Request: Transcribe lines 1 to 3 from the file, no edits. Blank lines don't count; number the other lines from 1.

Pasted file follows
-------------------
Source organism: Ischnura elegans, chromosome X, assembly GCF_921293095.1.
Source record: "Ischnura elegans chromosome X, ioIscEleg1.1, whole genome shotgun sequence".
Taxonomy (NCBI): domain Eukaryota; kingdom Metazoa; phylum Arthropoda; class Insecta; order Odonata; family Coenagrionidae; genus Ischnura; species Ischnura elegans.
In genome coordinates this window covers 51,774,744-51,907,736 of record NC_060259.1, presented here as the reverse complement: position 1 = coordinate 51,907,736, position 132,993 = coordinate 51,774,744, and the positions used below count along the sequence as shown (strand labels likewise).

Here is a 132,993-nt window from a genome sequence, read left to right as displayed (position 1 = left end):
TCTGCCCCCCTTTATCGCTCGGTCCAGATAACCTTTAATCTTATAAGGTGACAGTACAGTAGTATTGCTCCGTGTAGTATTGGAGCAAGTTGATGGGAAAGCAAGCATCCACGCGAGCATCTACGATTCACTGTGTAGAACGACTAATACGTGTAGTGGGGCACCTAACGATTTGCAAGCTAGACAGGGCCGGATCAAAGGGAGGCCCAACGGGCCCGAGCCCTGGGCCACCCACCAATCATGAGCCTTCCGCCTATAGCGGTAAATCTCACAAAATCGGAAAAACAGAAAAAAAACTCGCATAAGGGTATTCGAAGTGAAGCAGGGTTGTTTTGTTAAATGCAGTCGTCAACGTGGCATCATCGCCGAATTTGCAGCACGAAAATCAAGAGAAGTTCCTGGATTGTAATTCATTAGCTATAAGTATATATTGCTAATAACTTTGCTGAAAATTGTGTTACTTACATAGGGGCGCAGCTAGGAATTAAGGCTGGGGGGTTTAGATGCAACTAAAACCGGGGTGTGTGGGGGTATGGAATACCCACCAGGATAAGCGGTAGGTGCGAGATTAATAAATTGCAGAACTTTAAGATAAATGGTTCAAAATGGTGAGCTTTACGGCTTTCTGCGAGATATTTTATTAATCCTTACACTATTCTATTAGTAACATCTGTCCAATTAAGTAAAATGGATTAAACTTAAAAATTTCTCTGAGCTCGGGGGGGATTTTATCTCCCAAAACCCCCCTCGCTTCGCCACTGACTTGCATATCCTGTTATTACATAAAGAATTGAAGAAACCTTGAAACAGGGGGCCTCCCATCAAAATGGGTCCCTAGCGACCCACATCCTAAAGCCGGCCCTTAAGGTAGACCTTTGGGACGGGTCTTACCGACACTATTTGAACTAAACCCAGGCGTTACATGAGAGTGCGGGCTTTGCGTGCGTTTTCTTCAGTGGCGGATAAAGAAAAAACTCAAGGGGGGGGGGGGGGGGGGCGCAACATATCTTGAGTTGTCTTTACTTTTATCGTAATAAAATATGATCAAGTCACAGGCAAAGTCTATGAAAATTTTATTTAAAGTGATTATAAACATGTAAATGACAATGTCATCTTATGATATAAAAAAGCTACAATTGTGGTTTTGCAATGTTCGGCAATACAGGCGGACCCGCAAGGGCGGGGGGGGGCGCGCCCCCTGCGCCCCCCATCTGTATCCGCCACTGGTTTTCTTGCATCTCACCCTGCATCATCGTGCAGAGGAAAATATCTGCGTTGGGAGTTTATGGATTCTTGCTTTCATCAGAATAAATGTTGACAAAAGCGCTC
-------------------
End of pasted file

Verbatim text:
Source organism: Ischnura elegans, chromosome X, assembly GCF_921293095.1.
Source record: "Ischnura elegans chromosome X, ioIscEleg1.1, whole genome shotgun sequence".
Taxonomy (NCBI): domain Eukaryota; kingdom Metazoa; phylum Arthropoda; class Insecta; order Odonata; family Coenagrionidae; genus Ischnura; species Ischnura elegans.